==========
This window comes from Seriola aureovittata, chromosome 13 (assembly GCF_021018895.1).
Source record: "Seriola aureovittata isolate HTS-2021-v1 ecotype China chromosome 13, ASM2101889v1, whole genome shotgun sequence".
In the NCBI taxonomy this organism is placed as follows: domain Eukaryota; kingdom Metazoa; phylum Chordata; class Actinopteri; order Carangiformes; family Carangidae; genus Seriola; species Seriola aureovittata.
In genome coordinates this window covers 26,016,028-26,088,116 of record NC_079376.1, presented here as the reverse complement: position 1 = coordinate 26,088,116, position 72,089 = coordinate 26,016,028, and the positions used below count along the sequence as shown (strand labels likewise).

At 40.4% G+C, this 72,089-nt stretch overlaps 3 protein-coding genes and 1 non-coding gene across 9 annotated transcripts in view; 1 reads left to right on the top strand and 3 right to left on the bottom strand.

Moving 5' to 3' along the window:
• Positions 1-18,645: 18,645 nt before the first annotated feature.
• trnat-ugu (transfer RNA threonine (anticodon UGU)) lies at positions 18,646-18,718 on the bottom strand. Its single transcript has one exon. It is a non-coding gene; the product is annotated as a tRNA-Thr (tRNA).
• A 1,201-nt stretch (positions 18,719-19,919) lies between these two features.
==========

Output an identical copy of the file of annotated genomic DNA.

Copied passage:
This window comes from Seriola aureovittata, chromosome 13 (assembly GCF_021018895.1).
Source record: "Seriola aureovittata isolate HTS-2021-v1 ecotype China chromosome 13, ASM2101889v1, whole genome shotgun sequence".
In the NCBI taxonomy this organism is placed as follows: domain Eukaryota; kingdom Metazoa; phylum Chordata; class Actinopteri; order Carangiformes; family Carangidae; genus Seriola; species Seriola aureovittata.
In genome coordinates this window covers 26,016,028-26,088,116 of record NC_079376.1, presented here as the reverse complement: position 1 = coordinate 26,088,116, position 72,089 = coordinate 26,016,028, and the positions used below count along the sequence as shown (strand labels likewise).

At 40.4% G+C, this 72,089-nt stretch overlaps 3 protein-coding genes and 1 non-coding gene across 9 annotated transcripts in view; 1 reads left to right on the top strand and 3 right to left on the bottom strand.

Moving 5' to 3' along the window:
• Positions 1-18,645: 18,645 nt before the first annotated feature.
• trnat-ugu (transfer RNA threonine (anticodon UGU)) lies at positions 18,646-18,718 on the bottom strand. Its single transcript has one exon. It is a non-coding gene; the product is annotated as a tRNA-Thr (tRNA).
• A 1,201-nt stretch (positions 18,719-19,919) lies between these two features.